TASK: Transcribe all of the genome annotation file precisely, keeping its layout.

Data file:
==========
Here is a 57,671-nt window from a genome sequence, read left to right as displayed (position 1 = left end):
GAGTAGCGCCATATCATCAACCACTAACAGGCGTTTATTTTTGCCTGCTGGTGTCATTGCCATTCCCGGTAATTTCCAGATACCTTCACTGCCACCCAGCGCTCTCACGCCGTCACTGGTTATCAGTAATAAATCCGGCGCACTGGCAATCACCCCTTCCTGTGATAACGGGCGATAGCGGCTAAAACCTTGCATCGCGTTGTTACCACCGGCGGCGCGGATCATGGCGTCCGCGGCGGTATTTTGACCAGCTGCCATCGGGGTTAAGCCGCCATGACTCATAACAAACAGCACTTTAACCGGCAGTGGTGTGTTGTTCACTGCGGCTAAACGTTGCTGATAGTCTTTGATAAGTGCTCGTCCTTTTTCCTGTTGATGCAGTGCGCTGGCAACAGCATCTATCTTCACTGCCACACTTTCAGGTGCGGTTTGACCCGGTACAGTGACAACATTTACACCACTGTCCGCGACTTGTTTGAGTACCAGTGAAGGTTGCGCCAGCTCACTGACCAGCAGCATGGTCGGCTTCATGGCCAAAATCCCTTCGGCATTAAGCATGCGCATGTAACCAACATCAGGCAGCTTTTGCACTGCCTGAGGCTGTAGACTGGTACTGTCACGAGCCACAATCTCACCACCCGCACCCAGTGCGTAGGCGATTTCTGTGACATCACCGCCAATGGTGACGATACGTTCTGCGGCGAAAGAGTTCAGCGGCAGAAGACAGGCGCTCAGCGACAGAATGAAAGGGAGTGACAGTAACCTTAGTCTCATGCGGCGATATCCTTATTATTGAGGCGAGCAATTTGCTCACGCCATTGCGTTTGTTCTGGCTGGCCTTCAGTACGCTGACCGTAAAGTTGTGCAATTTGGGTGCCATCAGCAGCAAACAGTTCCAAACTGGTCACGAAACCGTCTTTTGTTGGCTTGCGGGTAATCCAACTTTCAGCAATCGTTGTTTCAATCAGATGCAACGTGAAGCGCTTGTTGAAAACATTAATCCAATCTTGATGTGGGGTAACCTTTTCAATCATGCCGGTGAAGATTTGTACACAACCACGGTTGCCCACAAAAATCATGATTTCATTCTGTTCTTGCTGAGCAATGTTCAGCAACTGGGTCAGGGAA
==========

Here is a 57,671-nt window from a genome sequence, read left to right as displayed (position 1 = left end):
GAGTAGCGCCATATCATCAACCACTAACAGGCGTTTATTTTTGCCTGCTGGTGTCATTGCCATTCCCGGTAATTTCCAGATACCTTCACTGCCACCCAGCGCTCTCACGCCGTCACTGGTTATCAGTAATAAATCCGGCGCACTGGCAATCACCCCTTCCTGTGATAACGGGCGATAGCGGCTAAAACCTTGCATCGCGTTGTTACCACCGGCGGCGCGGATCATGGCGTCCGCGGCGGTATTTTGACCAGCTGCCATCGGGGTTAAGCCGCCATGACTCATAACAAACAGCACTTTAACCGGCAGTGGTGTGTTGTTCACTGCGGCTAAACGTTGCTGATAGTCTTTGATAAGTGCTCGTCCTTTTTCCTGTTGATGCAGTGCGCTGGCAACAGCATCTATCTTCACTGCCACACTTTCAGGTGCGGTTTGACCCGGTACAGTGACAACATTTACACCACTGTCCGCGACTTGTTTGAGTACCAGTGAAGGTTGCGCCAGCTCACTGACCAGCAGCATGGTCGGCTTCATGGCCAAAATCCCTTCGGCATTAAGCATGCGCATGTAACCAACATCAGGCAGCTTTTGCACTGCCTGAGGCTGTAGACTGGTACTGTCACGAGCCACAATCTCACCACCCGCACCCAGTGCGTAGGCGATTTCTGTGACATCACCGCCAATGGTGACGATACGTTCTGCGGCGAAAGAGTTCAGCGGCAGAAGACAGGCGCTCAGCGACAGAATGAAAGGGAGTGACAGTAACCTTAGTCTCATGCGGCGATATCCTTATTATTGAGGCGAGCAATTTGCTCACGCCATTGCGTTTGTTCTGGCTGGCCTTCAGTACGCTGACCGTAAAGTTGTGCAATTTGGGTGCCATCAGCAGCAAACAGTTCCAAACTGGTCACGAAACCGTCTTTTGTTGGCTTGCGGGTAATCCAACTTTCAGCAATCGTTGTTTCAATCAGATGCAACGTGAAGCGCTTGTTGAAAACATTAATCCAATCTTGATGTGGGGTAACCTTTTCAATCATGCCGGTGAAGATTTGTACACAACCACGGTTGCCCACAAAAATCATGATTTCATTCTGTTCTTGCTGAGCAATGTTCAGCAACTGGGTCAGGGAA